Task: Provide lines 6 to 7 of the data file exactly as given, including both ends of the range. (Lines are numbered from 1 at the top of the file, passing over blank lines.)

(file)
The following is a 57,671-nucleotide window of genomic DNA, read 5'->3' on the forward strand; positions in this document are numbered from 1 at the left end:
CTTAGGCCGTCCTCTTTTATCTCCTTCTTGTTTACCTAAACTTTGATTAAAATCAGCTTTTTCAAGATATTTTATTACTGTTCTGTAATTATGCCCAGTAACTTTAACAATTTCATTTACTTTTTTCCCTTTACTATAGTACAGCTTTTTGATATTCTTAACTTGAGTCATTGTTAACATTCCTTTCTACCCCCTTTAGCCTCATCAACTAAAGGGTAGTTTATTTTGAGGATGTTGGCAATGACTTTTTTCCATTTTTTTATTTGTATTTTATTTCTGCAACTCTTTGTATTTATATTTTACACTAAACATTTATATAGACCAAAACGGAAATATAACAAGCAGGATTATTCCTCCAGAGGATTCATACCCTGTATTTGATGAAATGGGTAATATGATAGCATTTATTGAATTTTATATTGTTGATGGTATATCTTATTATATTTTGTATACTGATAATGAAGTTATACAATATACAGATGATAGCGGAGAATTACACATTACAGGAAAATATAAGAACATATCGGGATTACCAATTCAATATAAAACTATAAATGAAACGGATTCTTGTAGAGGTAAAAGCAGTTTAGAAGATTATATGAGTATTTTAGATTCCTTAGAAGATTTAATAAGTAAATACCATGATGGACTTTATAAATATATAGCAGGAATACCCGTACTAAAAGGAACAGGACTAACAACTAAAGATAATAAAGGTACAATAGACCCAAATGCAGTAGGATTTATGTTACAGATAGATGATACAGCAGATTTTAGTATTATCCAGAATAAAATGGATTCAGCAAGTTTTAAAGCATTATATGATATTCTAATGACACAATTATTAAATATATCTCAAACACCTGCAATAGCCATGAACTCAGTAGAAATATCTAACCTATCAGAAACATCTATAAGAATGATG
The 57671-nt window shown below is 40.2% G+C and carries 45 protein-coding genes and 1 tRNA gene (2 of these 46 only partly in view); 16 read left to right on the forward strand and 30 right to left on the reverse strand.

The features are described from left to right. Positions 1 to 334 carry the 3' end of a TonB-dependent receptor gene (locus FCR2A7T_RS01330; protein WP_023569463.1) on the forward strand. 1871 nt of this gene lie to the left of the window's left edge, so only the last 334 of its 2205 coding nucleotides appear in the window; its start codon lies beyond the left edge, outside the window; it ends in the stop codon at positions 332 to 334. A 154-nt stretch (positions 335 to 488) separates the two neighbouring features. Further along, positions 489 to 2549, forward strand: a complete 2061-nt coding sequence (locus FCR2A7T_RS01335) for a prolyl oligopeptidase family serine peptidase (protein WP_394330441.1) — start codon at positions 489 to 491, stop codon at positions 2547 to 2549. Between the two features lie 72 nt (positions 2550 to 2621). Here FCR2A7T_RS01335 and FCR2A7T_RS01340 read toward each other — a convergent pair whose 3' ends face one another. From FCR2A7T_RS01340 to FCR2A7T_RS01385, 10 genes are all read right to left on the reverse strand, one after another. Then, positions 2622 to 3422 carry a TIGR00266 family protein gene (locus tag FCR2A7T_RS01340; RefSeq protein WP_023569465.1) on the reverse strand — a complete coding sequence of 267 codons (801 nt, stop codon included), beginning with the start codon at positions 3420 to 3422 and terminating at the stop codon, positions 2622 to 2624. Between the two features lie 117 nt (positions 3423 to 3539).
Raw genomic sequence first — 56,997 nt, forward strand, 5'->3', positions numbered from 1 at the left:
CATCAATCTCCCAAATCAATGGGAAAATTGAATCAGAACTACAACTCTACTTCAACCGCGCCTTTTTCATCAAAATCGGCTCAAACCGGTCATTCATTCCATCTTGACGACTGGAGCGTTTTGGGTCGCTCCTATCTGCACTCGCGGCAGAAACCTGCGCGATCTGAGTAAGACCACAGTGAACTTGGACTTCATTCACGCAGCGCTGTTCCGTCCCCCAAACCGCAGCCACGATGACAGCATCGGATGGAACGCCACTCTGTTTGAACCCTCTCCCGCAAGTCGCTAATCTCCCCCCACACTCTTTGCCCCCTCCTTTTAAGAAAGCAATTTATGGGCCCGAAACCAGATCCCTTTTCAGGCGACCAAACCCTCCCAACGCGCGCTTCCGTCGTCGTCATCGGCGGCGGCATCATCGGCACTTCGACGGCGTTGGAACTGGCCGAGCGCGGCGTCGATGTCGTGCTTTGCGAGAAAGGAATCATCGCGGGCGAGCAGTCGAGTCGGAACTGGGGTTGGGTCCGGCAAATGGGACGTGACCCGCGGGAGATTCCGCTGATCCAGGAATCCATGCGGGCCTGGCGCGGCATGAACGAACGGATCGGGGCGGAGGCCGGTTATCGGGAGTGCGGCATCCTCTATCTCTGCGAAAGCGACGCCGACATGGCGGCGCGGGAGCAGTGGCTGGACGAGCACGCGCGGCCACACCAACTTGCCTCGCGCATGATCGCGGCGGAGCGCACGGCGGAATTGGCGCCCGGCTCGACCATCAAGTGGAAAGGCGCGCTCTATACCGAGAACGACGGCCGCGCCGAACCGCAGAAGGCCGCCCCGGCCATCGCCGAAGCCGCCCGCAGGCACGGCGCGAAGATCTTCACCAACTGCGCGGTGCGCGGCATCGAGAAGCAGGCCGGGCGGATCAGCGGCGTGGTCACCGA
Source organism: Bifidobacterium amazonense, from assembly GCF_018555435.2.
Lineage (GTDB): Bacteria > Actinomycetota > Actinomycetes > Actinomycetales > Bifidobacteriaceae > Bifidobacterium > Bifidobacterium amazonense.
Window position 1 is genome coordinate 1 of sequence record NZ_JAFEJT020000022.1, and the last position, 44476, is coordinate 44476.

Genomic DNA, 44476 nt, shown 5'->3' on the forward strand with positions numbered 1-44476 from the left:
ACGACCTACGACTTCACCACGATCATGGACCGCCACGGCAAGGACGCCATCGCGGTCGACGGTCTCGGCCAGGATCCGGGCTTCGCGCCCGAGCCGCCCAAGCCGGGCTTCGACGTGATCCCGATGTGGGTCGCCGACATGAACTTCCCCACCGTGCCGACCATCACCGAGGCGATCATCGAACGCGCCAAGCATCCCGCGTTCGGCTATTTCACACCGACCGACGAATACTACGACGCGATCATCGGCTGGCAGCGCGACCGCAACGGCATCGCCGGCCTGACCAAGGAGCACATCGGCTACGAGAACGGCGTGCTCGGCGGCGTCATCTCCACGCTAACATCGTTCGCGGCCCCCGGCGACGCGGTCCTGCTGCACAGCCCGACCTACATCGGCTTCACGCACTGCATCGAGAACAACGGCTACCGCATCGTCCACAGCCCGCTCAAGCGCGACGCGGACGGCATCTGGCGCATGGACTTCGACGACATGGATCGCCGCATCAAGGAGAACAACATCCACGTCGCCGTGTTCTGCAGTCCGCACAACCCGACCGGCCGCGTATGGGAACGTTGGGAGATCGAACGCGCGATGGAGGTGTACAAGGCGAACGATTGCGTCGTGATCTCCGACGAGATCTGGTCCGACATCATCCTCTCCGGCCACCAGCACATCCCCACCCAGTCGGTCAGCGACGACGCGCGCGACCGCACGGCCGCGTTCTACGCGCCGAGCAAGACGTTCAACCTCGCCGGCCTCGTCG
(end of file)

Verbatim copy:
CATCAATCTCCCAAATCAATGGGAAAATTGAATCAGAACTACAACTCTACTTCAACCGCGCCTTTTTCATCAAAATCGGCTCAAACCGGTCATTCATTCCATCTTGACGACTGGAGCGTTTTGGGTCGCTCCTATCTGCACTCGCGGCAGAAACCTGCGCGATCTGAGTAAGACCACAGTGAACTTGGACTTCATTCACGCAGCGCTGTTCCGTCCCCCAAACCGCAGCCACGATGACAGCATCGGATGGAACGCCACTCTGTTTGAACCCTCTCCCGCAAGTCGCTAATCTCCCCCCACACTCTTTGCCCCCTCCTTTTAAGAAAGCAATTTATGGGCCCGAAACCAGATCCCTTTTCAGGCGACCAAACCCTCCCAACGCGCGCTTCCGTCGTCGTCATCGGCGGCGGCATCATCGGCACTTCGACGGCGTTGGAACTGGCCGAGCGCGGCGTCGATGTCGTGCTTTGCGAGAAAGGAATCATCGCGGGCGAGCAGTCGAGTCGGAACTGGGGTTGGGTCCGGCAAATGGGACGTGACCCGCGGGAGATTCCGCTGATCCAGGAATCCATGCGGGCCTGGCGCGGCATGAACGAACGGATCGGGGCGGAGGCCGGTTATCGGGAGTGCGGCATCCTCTATCTCTGCGAAAGCGACGCCGACATGGCGGCGCGGGAGCAGTGGCTGGACGAGCACGCGCGGCCACACCAACTTGCCTCGCGCATGATCGCGGCGGAGCGCACGGCGGAATTGGCGCCCGGCTCGACCATCAAGTGGAAAGGCGCGCTCTATACCGAGAACGACGGCCGCGCCGAACCGCAGAAGGCCGCCCCGGCCATCGCCGAAGCCGCCCGCAGGCACGGCGCGAAGATCTTCACCAACTGCGCGGTGCGCGGCATCGAGAAGCAGGCCGGGCGGATCAGCGGCGTGGTCACCGA
Source organism: Bifidobacterium amazonense, from assembly GCF_018555435.2.